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            In the heat of two Argentinean bodies intertwined, lives the sensual music of the Tango. Art is an extension of life; and the Tango was an extension of the low Argentinean social class "orilla (History of the tango)."" Contrary to other highbrow musical genres, the Tango was created by the poor people in the most unlikeliest places where true art could be derived; those with nothing to live for except a sense of culture and a small taste for life's sexuality. But this original Tango termed the "milonga (To Tango)- was quickly transformed and argued disfigured, by the upper-social class critique. .
             Made by a blend of immigrants' cultures, exotic beats, and eclectic lifestyles all combined in the seaports of Buenos Aires, Argentina in 1880. Localizations in which this new mode of self-expression was found include, "bars, gambling houses, brothels were lonely men spent time socializing, drinking, gambling and looking for some romance in the company of women (To Tango)."" This new dance was utilized to depict the relationship of prostitutes and their caretakers in brothels in the underbelly of society; "In fact the titles of the first Tangos referred to characters in the world of prostitution (History of the tango)."" Several aspects of the sensational dance such as vestment and physical contact radically rebelled against strict social etiquette limited physical contact in social situations. It is arguable that the present stereotype associated to the Tango of being completely erotic and romantic, was established during this time. .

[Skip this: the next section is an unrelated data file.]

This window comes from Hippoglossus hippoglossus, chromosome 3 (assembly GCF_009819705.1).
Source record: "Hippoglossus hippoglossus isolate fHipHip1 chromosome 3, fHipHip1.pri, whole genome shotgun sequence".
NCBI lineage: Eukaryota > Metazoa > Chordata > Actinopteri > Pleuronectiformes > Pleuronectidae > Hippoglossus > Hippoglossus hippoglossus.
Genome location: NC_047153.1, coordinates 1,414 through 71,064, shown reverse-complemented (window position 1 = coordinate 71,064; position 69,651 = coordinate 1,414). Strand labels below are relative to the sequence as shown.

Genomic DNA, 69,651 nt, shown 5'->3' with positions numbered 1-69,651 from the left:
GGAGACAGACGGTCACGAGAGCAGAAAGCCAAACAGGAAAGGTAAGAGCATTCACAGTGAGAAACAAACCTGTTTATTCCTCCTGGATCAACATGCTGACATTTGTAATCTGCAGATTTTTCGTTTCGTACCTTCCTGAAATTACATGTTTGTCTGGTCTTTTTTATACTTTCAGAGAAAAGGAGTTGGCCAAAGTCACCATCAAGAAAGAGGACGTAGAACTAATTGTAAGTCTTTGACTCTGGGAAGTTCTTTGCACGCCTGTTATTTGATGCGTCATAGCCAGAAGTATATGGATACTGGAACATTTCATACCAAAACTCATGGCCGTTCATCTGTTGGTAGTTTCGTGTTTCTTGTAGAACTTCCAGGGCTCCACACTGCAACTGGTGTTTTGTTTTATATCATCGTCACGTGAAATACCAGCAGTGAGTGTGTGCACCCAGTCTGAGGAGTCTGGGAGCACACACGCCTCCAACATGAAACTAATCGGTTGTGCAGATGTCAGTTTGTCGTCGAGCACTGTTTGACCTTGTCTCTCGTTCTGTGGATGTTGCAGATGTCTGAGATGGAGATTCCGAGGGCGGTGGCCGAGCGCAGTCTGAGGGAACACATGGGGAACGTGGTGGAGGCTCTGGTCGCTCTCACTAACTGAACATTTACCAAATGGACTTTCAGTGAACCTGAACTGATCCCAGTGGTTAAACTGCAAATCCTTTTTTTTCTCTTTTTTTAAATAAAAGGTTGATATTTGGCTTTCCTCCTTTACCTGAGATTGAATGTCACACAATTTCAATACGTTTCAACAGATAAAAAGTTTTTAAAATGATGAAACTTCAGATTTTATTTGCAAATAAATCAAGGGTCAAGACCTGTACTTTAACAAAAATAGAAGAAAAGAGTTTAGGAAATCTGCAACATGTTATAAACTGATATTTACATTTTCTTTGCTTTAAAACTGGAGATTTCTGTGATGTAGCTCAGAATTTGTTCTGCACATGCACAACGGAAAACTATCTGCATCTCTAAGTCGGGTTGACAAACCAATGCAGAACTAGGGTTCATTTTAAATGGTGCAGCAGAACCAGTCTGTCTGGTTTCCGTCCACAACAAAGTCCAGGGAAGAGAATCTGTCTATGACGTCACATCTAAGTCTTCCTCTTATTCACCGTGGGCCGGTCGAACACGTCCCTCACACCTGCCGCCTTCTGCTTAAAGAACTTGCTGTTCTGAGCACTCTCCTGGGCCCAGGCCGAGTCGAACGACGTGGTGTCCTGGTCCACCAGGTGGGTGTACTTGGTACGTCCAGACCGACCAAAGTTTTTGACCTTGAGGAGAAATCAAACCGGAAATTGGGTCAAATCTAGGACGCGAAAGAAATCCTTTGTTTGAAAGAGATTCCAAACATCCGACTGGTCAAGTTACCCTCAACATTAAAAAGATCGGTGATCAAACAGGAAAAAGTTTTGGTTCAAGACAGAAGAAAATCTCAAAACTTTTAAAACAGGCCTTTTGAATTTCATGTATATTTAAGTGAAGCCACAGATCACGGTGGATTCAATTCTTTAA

The sound of tango was produced by "rhythm played on piano and double bass: melodies played on the bandoneon and the violin, with strong counter melodies and variations (History of the tango)."" The tango is a blend of borrowed musical forms from many nations because it was produced by many cultures, "The relentless rhythms that the African slaves "the candombe- beat on their drums (known as tan-go); the popular music of the pampas (flatlands) known as the milonga, which combined Indian rhythms with the music of early Spanish colonists; and other influences, including Latin (History of the tango).

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